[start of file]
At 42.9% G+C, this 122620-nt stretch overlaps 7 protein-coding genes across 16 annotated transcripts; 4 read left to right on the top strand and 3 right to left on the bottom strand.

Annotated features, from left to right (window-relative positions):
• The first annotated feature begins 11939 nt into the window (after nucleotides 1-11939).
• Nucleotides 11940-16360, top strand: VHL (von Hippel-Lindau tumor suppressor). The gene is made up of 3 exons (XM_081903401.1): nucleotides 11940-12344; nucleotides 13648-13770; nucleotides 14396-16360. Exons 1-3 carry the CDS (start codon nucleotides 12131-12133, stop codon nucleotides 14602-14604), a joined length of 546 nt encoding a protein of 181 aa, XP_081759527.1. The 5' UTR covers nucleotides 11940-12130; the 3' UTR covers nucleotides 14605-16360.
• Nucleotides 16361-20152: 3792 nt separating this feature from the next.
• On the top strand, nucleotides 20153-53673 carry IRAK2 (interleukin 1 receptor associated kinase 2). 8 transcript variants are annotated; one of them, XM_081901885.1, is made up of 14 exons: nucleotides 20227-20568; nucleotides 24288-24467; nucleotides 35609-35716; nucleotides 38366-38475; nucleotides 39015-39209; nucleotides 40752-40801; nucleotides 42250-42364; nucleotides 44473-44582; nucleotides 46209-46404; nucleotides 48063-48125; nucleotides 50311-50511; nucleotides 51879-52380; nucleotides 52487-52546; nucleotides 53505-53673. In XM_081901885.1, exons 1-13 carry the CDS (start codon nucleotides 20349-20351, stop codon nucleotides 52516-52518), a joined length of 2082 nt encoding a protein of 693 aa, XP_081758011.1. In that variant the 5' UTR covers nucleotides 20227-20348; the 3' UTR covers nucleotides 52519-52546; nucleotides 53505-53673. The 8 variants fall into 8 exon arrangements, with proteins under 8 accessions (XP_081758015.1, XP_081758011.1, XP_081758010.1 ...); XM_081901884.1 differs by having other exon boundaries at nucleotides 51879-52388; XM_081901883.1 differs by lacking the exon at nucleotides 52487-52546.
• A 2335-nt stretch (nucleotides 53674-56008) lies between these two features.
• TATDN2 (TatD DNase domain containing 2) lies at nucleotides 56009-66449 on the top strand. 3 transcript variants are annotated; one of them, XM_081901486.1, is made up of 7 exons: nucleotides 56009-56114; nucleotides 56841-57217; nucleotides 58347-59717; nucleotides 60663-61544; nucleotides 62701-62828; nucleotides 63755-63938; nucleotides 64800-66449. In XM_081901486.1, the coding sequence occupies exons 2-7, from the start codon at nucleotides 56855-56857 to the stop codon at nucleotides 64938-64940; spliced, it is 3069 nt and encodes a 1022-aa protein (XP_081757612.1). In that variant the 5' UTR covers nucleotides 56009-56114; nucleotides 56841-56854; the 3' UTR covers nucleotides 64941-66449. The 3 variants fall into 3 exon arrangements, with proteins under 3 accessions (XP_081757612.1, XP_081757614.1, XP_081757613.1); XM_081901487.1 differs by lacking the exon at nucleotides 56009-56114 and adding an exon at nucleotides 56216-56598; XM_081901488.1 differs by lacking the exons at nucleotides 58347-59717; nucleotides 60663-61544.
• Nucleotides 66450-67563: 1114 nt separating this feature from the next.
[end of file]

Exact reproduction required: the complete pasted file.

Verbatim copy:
At 42.9% G+C, this 122620-nt stretch overlaps 7 protein-coding genes across 16 annotated transcripts; 4 read left to right on the top strand and 3 right to left on the bottom strand.

Annotated features, from left to right (window-relative positions):
• The first annotated feature begins 11939 nt into the window (after nucleotides 1-11939).
• Nucleotides 11940-16360, top strand: VHL (von Hippel-Lindau tumor suppressor). The gene is made up of 3 exons (XM_081903401.1): nucleotides 11940-12344; nucleotides 13648-13770; nucleotides 14396-16360. Exons 1-3 carry the CDS (start codon nucleotides 12131-12133, stop codon nucleotides 14602-14604), a joined length of 546 nt encoding a protein of 181 aa, XP_081759527.1. The 5' UTR covers nucleotides 11940-12130; the 3' UTR covers nucleotides 14605-16360.
• Nucleotides 16361-20152: 3792 nt separating this feature from the next.
• On the top strand, nucleotides 20153-53673 carry IRAK2 (interleukin 1 receptor associated kinase 2). 8 transcript variants are annotated; one of them, XM_081901885.1, is made up of 14 exons: nucleotides 20227-20568; nucleotides 24288-24467; nucleotides 35609-35716; nucleotides 38366-38475; nucleotides 39015-39209; nucleotides 40752-40801; nucleotides 42250-42364; nucleotides 44473-44582; nucleotides 46209-46404; nucleotides 48063-48125; nucleotides 50311-50511; nucleotides 51879-52380; nucleotides 52487-52546; nucleotides 53505-53673. In XM_081901885.1, exons 1-13 carry the CDS (start codon nucleotides 20349-20351, stop codon nucleotides 52516-52518), a joined length of 2082 nt encoding a protein of 693 aa, XP_081758011.1. In that variant the 5' UTR covers nucleotides 20227-20348; the 3' UTR covers nucleotides 52519-52546; nucleotides 53505-53673. The 8 variants fall into 8 exon arrangements, with proteins under 8 accessions (XP_081758015.1, XP_081758011.1, XP_081758010.1 ...); XM_081901884.1 differs by having other exon boundaries at nucleotides 51879-52388; XM_081901883.1 differs by lacking the exon at nucleotides 52487-52546.
• A 2335-nt stretch (nucleotides 53674-56008) lies between these two features.
• TATDN2 (TatD DNase domain containing 2) lies at nucleotides 56009-66449 on the top strand. 3 transcript variants are annotated; one of them, XM_081901486.1, is made up of 7 exons: nucleotides 56009-56114; nucleotides 56841-57217; nucleotides 58347-59717; nucleotides 60663-61544; nucleotides 62701-62828; nucleotides 63755-63938; nucleotides 64800-66449. In XM_081901486.1, the coding sequence occupies exons 2-7, from the start codon at nucleotides 56855-56857 to the stop codon at nucleotides 64938-64940; spliced, it is 3069 nt and encodes a 1022-aa protein (XP_081757612.1). In that variant the 5' UTR covers nucleotides 56009-56114; nucleotides 56841-56854; the 3' UTR covers nucleotides 64941-66449. The 3 variants fall into 3 exon arrangements, with proteins under 3 accessions (XP_081757612.1, XP_081757614.1, XP_081757613.1); XM_081901487.1 differs by lacking the exon at nucleotides 56009-56114 and adding an exon at nucleotides 56216-56598; XM_081901488.1 differs by lacking the exons at nucleotides 58347-59717; nucleotides 60663-61544.
• Nucleotides 66450-67563: 1114 nt separating this feature from the next.